• Thomas B Casale

    No preview · Article · Jul 2015
  • Andrew Cooke · Jennifer Fergeson · Adeeb Bulkhi · Thomas B Casale
    [Show abstract] [Hide abstract]
    ABSTRACT: Electronic cigarettes (EC) are battery-powered nicotine delivery systems that have increased in popularity since they entered the US market. EC has been reported to contain less carcinogens than traditional cigarettes, cause less acute lung effects in healthy individuals, and may help with smoking cessation. It has also been viewed as a potential safer alternative for asthmatic smokers, but its effects on lung functions are unclear. However, EC do carry some harmful aspects as they contain formaldehyde and formaldehyde-forming hemiacetals as well as potentially toxic particulate matter that deposits on surfaces. EC are an increasingly popular device that could serve as a gateway into traditional cigarette smoking or illicit drugs. The popularity of EC has brought with it money from large tobacco corporations and mass marketing. Lack of regulation has generated product inconsistency and potential health hazards. This review highlights what is known and what still needs to be answered about EC. Copyright © 2015 American Academy of Allergy, Asthma & Immunology. Published by Elsevier Inc. All rights reserved.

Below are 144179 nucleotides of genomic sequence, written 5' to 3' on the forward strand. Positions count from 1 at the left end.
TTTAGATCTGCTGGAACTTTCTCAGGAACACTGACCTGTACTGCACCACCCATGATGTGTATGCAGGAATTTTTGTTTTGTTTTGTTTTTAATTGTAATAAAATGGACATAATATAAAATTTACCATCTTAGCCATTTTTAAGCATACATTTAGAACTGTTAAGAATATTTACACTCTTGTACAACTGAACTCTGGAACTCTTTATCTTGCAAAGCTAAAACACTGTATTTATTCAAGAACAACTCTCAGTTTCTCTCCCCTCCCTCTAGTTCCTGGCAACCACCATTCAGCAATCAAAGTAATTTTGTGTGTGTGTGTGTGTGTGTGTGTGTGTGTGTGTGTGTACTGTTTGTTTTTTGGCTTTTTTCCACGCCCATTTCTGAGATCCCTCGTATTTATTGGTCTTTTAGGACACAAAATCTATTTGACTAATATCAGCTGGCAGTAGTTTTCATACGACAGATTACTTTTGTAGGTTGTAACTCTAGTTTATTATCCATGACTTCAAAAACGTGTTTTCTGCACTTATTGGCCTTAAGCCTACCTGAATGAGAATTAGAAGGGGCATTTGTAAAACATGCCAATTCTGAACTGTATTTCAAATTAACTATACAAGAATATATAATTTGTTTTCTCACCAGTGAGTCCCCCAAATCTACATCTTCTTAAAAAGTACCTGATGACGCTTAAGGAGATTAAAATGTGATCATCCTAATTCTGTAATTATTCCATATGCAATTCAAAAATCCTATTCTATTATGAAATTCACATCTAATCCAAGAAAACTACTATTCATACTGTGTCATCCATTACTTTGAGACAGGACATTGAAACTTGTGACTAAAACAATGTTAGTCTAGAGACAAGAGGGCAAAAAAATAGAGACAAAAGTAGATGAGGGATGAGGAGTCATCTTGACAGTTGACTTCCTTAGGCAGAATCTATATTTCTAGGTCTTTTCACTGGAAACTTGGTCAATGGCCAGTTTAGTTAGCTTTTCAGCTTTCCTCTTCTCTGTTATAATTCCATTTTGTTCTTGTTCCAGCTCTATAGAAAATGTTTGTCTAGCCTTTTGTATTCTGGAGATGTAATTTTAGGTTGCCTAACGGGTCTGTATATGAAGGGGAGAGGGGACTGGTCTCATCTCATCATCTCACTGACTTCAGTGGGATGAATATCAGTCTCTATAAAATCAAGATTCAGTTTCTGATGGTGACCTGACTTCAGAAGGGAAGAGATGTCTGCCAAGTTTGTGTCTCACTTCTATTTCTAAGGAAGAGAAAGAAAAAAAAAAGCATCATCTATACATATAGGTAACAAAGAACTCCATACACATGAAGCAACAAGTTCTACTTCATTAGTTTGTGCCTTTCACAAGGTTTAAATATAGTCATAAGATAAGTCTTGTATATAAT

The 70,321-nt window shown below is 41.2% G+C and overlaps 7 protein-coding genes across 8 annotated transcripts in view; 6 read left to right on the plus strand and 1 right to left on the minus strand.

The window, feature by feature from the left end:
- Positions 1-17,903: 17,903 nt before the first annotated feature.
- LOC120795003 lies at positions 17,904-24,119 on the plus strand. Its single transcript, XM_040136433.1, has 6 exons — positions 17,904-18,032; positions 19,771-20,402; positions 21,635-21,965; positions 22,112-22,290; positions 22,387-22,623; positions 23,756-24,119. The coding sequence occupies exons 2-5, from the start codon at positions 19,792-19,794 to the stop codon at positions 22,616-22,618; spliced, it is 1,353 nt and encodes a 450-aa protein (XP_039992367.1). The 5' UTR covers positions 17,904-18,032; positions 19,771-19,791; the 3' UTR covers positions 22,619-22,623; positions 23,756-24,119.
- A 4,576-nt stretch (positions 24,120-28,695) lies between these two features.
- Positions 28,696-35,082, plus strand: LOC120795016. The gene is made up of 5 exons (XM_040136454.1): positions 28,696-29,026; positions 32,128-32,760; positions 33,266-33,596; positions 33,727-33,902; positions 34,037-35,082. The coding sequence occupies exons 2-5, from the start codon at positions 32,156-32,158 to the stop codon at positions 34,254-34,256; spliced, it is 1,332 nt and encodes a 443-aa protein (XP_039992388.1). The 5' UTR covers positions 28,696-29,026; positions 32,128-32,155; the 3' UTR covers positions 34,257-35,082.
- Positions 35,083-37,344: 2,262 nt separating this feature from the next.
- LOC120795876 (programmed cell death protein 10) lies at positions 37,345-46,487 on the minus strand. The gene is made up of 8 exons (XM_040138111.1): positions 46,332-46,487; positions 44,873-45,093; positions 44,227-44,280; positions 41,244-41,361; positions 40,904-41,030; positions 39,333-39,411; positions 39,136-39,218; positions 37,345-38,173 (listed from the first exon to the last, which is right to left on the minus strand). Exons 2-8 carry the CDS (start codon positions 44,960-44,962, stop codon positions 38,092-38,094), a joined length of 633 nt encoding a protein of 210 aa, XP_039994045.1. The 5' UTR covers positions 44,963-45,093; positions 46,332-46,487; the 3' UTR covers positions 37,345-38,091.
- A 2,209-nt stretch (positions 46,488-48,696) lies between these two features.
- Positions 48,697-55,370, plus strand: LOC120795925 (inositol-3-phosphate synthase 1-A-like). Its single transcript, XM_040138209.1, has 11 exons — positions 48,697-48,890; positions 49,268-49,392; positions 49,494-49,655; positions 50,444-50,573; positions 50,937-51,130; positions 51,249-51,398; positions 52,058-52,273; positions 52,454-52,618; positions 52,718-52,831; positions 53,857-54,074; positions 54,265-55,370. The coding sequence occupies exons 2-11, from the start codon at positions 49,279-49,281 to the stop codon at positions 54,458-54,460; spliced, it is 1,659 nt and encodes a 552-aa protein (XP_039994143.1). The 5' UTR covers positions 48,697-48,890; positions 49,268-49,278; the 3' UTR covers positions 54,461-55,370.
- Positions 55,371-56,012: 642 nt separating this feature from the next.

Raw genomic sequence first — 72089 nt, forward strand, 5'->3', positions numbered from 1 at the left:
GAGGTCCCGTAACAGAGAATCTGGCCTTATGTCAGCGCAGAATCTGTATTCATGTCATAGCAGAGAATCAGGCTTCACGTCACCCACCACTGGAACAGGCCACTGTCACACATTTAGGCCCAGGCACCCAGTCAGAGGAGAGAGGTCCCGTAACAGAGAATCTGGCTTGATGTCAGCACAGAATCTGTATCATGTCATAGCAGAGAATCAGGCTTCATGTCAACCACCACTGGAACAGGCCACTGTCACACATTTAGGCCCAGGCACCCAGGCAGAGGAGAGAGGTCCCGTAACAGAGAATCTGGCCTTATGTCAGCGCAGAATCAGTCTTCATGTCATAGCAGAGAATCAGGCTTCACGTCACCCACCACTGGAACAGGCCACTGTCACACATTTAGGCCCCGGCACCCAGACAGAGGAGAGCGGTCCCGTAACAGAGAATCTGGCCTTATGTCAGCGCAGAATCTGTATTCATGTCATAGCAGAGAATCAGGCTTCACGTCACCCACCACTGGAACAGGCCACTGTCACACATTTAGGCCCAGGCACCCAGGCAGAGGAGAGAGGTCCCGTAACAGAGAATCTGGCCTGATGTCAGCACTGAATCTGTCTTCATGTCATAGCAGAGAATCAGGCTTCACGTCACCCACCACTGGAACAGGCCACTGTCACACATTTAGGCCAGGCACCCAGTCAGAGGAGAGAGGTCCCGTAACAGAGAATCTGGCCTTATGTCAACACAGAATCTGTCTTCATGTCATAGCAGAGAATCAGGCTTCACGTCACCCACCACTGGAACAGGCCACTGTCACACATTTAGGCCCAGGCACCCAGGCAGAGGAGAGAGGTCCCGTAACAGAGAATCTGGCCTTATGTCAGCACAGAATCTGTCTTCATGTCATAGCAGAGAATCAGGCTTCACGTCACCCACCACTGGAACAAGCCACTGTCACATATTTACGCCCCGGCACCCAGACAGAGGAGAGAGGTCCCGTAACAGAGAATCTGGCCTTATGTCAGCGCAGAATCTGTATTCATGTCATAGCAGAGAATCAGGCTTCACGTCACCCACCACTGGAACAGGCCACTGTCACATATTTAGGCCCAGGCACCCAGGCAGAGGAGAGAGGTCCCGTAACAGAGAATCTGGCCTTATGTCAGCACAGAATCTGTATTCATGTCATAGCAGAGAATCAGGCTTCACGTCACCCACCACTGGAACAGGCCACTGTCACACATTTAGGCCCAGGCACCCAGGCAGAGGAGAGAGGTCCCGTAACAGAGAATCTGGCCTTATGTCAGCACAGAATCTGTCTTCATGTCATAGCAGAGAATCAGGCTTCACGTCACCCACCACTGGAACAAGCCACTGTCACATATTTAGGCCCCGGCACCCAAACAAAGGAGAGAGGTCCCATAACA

No preview · Article · Jul 2015
  • Source
    [Show abstract] [Hide abstract]